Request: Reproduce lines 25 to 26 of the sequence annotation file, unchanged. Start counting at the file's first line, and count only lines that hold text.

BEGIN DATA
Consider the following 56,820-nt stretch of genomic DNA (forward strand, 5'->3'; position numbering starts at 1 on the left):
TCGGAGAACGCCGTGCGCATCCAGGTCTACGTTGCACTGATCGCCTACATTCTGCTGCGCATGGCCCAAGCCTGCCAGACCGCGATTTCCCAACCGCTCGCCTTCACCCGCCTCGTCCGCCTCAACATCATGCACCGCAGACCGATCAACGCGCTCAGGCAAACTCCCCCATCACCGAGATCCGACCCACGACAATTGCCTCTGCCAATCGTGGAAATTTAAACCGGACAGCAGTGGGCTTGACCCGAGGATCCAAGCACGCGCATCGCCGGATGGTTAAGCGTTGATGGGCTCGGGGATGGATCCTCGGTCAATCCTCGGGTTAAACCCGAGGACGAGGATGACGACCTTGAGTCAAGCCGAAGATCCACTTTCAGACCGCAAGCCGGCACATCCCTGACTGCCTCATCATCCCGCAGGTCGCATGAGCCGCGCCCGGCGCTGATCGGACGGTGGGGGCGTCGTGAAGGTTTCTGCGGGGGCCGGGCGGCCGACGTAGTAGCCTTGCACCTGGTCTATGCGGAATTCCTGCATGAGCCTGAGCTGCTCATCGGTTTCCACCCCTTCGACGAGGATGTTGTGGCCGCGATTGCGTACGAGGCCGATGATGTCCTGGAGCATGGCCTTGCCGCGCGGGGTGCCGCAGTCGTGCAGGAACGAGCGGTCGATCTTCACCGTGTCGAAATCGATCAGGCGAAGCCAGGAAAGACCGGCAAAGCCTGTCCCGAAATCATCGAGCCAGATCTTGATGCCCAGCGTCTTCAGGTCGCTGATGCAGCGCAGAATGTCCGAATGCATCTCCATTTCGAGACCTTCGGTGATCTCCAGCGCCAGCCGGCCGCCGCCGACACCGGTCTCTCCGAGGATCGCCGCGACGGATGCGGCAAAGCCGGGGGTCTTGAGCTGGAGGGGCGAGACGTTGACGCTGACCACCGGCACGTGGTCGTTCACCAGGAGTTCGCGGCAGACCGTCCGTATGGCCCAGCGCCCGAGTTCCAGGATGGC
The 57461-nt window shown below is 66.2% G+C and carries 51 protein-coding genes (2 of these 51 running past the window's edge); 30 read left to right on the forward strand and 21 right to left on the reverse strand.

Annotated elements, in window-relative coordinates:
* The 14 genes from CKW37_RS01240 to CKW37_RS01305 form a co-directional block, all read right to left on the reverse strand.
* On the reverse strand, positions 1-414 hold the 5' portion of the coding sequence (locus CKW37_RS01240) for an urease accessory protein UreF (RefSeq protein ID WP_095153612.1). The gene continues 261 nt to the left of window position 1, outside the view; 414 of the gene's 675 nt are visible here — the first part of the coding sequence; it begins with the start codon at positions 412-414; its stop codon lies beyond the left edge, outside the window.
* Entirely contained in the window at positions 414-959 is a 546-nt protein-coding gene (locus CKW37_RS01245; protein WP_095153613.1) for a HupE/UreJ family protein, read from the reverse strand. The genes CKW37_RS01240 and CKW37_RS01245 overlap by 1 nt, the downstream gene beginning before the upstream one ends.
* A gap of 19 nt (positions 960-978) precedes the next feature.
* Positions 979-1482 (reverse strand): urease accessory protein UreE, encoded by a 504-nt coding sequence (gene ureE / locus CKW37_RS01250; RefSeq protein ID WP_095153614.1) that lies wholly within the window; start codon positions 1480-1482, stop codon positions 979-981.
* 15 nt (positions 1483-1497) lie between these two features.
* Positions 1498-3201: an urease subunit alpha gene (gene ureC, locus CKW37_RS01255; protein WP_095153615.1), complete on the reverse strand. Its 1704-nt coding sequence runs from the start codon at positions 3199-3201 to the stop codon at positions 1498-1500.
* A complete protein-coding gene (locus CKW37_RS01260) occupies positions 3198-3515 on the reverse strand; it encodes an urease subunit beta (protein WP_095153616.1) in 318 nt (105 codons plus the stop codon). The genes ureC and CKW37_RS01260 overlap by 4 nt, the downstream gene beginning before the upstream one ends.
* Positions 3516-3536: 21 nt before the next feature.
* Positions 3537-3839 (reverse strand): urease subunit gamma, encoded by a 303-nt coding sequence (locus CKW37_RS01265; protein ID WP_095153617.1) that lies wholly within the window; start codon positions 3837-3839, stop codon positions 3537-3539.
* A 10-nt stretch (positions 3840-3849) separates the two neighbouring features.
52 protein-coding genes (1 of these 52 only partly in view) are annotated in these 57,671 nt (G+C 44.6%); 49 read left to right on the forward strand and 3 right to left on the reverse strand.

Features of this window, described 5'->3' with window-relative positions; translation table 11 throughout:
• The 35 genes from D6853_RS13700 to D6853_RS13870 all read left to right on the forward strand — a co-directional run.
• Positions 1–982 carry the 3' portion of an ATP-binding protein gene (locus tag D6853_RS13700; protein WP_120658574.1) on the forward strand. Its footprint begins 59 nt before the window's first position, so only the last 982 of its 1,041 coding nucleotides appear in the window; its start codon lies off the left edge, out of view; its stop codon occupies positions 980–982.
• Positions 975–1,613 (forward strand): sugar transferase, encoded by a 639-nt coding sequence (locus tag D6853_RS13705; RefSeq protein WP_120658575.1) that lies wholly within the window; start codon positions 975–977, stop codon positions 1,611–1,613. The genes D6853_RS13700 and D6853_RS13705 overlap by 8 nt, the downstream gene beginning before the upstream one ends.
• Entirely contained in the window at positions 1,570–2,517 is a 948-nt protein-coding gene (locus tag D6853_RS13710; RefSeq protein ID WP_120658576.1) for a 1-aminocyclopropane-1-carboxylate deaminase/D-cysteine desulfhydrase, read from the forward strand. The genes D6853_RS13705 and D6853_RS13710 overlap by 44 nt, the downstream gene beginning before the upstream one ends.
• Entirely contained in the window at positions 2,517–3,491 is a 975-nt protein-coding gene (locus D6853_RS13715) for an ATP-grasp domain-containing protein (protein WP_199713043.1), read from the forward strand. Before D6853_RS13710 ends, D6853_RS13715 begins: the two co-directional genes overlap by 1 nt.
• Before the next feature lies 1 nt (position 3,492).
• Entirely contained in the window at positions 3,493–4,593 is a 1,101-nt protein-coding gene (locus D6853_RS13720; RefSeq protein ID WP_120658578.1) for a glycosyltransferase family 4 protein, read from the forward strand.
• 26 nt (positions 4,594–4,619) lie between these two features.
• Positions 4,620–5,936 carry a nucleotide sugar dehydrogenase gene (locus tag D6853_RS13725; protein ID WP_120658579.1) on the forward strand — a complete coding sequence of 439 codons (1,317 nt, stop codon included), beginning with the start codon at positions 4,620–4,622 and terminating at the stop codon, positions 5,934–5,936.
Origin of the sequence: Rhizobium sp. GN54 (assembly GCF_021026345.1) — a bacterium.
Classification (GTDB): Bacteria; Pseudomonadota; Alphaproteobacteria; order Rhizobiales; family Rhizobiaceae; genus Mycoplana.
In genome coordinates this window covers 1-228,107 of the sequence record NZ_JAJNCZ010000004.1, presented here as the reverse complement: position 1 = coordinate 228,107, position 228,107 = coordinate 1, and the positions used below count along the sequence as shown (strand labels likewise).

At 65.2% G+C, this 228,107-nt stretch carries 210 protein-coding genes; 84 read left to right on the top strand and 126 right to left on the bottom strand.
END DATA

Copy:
• 26 nt (positions 4,594–4,619) lie between these two features.
• Positions 4,620–5,936 carry a nucleotide sugar dehydrogenase gene (locus tag D6853_RS13725; protein ID WP_120658579.1) on the forward strand — a complete coding sequence of 439 codons (1,317 nt, stop codon included), beginning with the start codon at positions 4,620–4,622 and terminating at the stop codon, positions 5,934–5,936.